“…we just want it to be healthy.”

23 Aug

It’s a question frequently asked of expectant parents, “Do you want a boy or a girl?” At some point in time, we have either heard this familiar answer or we have used the statement ourselves to answer that question, “We don’t have a preference; we just want it to be healthy.”

It sounds like a good answer, but I’ve often wanted to ask the follow-up question, “But, what if it isn’t healthy? Then what?” I don’t say that to be critical or condescending, but as someone who has found herself in the position of giving birth to an unhealthy baby, I wonder if some expectant parents have really thought about how they would answer that question.

Sammy spent nearly 4 months in the neonatal ICU following his birth. It was a rather large NICU that could accommodate 60+ babies at any one time, and it was often at capacity. Except for the day following my c-section due to my own health crisis and the day following my gall bladder removal 5 weeks later, I was at Sammy’s bedside daily. I saw newborn babies admitted for observation following c-section deliveries. I saw micro-preemies who were too fragile to be held. I saw twins, triplets, and quads. I saw infants born with drug addictions. I saw babies needing oxygen, intubated and on ventilators, with feeding tubes, and with scars indicating that they had needed surgery of some kind. I saw babies leave the NICU to go home with their parents, and I saw parents leave the NICU with empty arms.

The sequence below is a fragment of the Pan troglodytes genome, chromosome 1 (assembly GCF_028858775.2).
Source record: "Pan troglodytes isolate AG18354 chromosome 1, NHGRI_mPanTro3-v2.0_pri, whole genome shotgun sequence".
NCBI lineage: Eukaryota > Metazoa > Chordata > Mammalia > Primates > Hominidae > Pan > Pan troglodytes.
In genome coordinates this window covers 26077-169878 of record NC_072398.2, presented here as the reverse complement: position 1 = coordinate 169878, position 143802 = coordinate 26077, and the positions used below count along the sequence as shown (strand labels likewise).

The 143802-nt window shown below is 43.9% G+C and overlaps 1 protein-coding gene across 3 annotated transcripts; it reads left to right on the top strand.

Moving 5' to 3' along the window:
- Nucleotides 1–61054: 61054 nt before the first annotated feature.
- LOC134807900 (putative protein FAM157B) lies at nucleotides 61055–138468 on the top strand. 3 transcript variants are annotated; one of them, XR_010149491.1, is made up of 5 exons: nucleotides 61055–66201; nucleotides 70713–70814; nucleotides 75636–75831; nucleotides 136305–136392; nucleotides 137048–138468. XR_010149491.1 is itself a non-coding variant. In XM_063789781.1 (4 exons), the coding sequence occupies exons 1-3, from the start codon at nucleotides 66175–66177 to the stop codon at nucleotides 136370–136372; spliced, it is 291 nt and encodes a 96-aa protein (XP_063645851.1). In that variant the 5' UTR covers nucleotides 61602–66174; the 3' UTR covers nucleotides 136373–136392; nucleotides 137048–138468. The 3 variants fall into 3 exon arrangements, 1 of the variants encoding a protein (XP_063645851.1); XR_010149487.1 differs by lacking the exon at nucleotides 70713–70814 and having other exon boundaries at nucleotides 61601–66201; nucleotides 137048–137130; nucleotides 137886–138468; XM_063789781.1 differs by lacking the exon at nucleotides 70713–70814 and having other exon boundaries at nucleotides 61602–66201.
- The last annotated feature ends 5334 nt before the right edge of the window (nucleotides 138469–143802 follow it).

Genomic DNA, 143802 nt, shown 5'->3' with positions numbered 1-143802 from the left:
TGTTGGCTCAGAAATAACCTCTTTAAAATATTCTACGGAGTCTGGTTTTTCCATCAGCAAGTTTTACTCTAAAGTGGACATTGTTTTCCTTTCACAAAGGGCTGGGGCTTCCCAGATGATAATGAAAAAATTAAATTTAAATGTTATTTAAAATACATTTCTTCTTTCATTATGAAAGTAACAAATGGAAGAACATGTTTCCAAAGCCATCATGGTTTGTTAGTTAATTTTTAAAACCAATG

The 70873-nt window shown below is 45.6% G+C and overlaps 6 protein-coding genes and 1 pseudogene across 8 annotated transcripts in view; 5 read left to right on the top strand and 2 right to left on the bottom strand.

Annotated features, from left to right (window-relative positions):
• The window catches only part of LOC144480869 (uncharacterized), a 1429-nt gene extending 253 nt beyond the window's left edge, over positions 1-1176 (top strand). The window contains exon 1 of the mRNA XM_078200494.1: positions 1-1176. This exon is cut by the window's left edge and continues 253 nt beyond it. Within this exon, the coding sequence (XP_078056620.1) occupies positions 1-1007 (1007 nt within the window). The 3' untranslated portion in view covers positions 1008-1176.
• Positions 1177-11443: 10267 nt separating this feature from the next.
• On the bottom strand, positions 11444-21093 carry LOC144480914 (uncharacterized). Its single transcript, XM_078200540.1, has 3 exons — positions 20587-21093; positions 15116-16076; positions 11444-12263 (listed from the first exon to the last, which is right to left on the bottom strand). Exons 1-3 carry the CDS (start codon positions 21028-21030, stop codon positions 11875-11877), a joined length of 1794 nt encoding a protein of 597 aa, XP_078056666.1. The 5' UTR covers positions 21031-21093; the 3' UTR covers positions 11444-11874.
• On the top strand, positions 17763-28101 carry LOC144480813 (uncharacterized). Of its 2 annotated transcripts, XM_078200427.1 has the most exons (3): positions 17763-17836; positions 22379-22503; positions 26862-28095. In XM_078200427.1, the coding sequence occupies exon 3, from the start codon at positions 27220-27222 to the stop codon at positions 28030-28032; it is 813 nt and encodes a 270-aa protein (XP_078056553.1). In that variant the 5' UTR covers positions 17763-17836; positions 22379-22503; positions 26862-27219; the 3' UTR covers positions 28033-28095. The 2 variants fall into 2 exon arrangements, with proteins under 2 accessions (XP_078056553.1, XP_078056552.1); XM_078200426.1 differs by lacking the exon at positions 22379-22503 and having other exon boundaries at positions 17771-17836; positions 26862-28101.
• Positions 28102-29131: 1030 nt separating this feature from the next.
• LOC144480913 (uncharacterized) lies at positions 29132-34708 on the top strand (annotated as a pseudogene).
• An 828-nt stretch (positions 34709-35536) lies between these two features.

They say that “home is where the heart is”; well, during those four months, my heart was in that NICU. After spending a little while there, I began to feel overwhelmed and depressed by the fact that it seemed as if every baby was sick because that is all I saw every day. Finally, a little reality kicked in and I reminded myself that healthy babies were being born every day in that hospital and also in hospitals and homes around the world.

I think maybe I spent a little too much time focused on and worrying about babies who were sick, but I also think that we sometimes take it for granted that pregnancies will go perfectly and babies will be born healthy.  But, what if?

Life in the NICU

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